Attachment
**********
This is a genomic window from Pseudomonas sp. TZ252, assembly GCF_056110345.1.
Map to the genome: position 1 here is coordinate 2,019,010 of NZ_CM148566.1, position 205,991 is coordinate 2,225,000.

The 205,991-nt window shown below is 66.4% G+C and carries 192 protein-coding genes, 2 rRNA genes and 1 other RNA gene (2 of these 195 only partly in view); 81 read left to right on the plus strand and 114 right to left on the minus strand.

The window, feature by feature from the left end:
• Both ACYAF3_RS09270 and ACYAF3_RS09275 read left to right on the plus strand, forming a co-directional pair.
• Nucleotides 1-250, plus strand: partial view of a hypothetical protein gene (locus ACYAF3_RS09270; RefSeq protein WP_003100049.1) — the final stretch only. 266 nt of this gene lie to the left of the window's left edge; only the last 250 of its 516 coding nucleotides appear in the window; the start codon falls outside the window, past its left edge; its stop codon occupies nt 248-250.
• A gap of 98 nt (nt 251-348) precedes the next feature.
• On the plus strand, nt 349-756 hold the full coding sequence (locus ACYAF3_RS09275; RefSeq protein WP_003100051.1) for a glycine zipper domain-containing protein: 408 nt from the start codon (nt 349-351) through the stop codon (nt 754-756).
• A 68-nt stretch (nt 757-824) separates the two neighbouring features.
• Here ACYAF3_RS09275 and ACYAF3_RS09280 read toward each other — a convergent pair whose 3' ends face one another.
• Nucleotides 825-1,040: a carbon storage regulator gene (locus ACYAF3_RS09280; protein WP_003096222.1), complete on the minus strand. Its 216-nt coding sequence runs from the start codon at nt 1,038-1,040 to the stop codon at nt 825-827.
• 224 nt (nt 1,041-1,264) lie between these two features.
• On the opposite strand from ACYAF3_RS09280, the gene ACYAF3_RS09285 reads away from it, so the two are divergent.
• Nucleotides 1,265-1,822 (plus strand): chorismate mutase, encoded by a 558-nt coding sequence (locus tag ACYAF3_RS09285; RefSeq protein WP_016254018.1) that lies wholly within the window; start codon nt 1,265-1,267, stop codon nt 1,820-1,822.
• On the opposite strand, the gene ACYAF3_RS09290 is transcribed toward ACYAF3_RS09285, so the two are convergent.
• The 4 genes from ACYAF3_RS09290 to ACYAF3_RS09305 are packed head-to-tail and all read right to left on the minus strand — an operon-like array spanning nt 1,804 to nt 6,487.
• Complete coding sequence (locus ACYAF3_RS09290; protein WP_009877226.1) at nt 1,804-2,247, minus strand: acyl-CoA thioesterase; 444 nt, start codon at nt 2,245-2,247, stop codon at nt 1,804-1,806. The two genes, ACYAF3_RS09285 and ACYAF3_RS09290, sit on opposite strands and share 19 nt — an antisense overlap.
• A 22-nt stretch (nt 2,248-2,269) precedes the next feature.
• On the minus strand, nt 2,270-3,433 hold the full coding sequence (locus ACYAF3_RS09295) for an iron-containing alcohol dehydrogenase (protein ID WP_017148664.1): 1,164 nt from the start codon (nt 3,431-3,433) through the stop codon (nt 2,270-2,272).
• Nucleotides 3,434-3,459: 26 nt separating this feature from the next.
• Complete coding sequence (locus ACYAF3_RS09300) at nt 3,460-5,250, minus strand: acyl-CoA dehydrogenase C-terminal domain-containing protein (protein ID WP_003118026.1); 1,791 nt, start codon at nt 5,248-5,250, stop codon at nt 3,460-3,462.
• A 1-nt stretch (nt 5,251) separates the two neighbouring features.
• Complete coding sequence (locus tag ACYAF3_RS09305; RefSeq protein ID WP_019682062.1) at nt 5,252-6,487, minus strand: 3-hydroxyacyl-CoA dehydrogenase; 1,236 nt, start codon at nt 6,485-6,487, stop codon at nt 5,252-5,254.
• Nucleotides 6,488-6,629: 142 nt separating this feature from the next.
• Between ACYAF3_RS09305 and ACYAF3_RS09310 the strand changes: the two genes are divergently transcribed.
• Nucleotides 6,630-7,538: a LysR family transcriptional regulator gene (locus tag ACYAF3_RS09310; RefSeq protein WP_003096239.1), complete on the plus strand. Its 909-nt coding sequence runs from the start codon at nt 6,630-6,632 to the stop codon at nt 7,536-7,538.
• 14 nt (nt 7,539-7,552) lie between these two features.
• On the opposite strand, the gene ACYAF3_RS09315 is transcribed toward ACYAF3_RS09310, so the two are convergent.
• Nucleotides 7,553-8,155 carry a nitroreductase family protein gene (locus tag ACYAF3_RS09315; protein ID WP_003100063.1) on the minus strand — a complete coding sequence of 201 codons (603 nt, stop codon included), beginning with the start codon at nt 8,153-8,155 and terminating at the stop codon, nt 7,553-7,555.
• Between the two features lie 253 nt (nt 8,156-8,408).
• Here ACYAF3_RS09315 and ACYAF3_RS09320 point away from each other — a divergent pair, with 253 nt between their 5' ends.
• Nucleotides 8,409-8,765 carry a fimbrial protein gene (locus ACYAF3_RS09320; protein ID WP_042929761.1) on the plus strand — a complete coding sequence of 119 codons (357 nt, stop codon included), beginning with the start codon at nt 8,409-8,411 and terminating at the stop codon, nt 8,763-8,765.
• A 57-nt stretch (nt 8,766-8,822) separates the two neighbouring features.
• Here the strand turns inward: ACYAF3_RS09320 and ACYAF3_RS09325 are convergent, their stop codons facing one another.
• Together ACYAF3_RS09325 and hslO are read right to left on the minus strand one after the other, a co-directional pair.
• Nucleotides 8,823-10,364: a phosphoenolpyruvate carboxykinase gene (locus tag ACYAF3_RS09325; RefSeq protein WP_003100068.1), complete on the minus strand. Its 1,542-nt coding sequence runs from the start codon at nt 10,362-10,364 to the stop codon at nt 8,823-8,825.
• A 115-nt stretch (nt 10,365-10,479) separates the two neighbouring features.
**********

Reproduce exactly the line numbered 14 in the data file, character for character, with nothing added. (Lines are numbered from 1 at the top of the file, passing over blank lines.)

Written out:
• Nucleotides 1,265-1,822 (plus strand): chorismate mutase, encoded by a 558-nt coding sequence (locus tag ACYAF3_RS09285; RefSeq protein WP_016254018.1) that lies wholly within the window; start codon nt 1,265-1,267, stop codon nt 1,820-1,822.